Wednesday, December 12, 2012

Sitecore Advanced System Reporter (ASR) export error

ASR for Sitecore can be a powerful module to increase the reporting capability users have in Sitecore. I recently found an issue with the export functionality of the module though. You can run and report and export it to csv or excel which is  a great feature, however, there is a requirement that is never called out anywhere. When I first tested this I was logged in as Administrator. The report ran great and I was able to export and download the report in excel format. However, when you login as a normal user (one that is not admin) you get a little different behavior. When you click export you are prompted for your email address. Wait, I was just able to download the file as an admin why does it need my email address now? Well it turns out that a non-admin user cannot just download the report, they have to email the downloaded report. For this reason  you are prompted for an email address. If you provide one and SMTP is not configured you just get an error. If SMTP is configured  you get the downloaded report sent via an email.

Moral of the story? Well, first try not to run very much as an admin, and second get SMTP configured for Sitecore if you want ASR export command to be of any use to anyone but the admin.

Saturday, November 17, 2012

Enabling Sitecore DMS

I have been working more with Sitecore as of late and one of the things I wanted to do was work with DMS. Every time I went into a DMS functional area though all I could get was "Analytics is disabled" message. So it was time to start plugging away to figure out why. The install steps are not clear, or at least they were not to me. Here are the steps I took to getting DMS enabled:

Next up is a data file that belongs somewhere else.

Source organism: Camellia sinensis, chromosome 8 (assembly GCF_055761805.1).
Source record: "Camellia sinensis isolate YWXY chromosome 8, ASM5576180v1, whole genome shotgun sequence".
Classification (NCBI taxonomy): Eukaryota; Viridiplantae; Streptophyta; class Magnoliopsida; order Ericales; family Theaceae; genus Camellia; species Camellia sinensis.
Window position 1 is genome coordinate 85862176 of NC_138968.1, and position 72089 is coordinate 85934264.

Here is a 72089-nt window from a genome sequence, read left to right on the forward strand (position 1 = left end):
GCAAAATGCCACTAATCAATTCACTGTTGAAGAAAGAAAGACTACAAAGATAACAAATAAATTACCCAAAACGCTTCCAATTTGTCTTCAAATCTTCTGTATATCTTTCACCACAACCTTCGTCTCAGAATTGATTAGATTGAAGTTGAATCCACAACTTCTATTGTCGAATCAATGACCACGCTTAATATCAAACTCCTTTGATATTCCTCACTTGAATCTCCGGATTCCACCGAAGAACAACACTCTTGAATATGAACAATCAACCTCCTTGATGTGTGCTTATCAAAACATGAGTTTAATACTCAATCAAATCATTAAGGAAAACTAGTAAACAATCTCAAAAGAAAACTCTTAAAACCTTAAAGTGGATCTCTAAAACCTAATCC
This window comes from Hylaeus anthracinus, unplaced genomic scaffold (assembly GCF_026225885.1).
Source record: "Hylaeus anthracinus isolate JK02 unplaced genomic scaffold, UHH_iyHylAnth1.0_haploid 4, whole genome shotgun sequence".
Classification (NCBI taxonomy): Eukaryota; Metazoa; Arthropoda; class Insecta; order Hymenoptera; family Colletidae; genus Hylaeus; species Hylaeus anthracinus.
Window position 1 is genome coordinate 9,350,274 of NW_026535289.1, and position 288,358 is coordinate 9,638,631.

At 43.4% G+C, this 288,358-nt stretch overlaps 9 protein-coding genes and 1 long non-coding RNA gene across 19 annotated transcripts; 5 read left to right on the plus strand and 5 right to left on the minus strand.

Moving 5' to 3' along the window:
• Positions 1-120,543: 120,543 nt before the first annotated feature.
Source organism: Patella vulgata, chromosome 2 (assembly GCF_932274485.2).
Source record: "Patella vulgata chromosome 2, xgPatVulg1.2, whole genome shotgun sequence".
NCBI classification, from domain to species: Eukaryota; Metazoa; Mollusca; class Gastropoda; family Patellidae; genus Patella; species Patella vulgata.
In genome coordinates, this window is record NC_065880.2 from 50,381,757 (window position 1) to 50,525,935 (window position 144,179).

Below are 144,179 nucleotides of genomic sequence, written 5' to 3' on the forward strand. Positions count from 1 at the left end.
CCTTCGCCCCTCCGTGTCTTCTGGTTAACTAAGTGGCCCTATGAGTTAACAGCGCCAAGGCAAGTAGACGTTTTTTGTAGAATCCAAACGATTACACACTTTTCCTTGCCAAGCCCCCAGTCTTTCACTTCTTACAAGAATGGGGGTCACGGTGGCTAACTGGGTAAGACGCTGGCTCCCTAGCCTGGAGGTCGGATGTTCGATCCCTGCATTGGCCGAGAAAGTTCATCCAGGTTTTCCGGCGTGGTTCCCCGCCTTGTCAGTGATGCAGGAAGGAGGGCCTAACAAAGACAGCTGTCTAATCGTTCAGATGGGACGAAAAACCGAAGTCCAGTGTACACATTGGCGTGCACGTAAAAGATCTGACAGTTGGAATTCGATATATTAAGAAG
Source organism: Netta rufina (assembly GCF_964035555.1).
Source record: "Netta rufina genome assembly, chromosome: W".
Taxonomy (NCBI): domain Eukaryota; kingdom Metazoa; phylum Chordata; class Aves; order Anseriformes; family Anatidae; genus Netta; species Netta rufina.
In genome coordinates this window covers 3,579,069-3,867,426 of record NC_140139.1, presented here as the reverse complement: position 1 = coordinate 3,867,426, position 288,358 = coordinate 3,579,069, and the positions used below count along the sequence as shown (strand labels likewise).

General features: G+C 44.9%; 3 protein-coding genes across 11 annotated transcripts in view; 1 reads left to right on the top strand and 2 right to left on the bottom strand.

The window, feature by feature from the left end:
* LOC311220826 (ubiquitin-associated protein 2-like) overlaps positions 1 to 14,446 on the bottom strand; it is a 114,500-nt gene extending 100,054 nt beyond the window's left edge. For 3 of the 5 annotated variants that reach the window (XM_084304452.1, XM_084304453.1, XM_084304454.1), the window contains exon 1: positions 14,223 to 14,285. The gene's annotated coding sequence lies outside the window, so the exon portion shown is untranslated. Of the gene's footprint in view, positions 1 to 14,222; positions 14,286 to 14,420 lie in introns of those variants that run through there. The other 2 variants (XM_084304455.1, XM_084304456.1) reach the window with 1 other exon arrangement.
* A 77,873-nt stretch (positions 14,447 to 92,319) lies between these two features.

1) First check out John West’s blog for some things to check

If you are missing the Sitecore.Analytics.config file you probably missed the database install step of getting DMS up and running. You need to make sure you download and unzip the database zip file that holds the config files and database files for the Analytics database, for your version. Once you have that download here are a few steps you may have missed.

2) Move the config files to <sitecore site>\Website\App_Config\Include

3) Add a connection string settings to the ConnectionString.config file (<sitecore site>\Website\App_Config) with the name “analytics.”

At this point try and go into engagement analytics. The disabled message should have gone away. It may even work for you at this point. For me I still had database errors about invalid objects. This was an easy one though. When I copied the database connection string I forgot to update the database name to the analytics database.​

Saturday, November 10, 2012

Two weeks with the Microsoft Surface

The Microsoft Surface has been out for about two weeks now and I have been working with my for the same timeframe. I wanted to write up my experience with it to date. I have been trying to put it through its paces as much as I could. I will try and cover all the things I have done with it so you get a feel for where my opinion is coming from. For background I have only owned one other tablet in my life and it was the first version of the iPad. After a month or so of the iPad I stopped using it. Maybe that was because I shared it with my kids and wife. I think it was a combination of that and just not enjoying it as a primary device and apple kind of bugs me.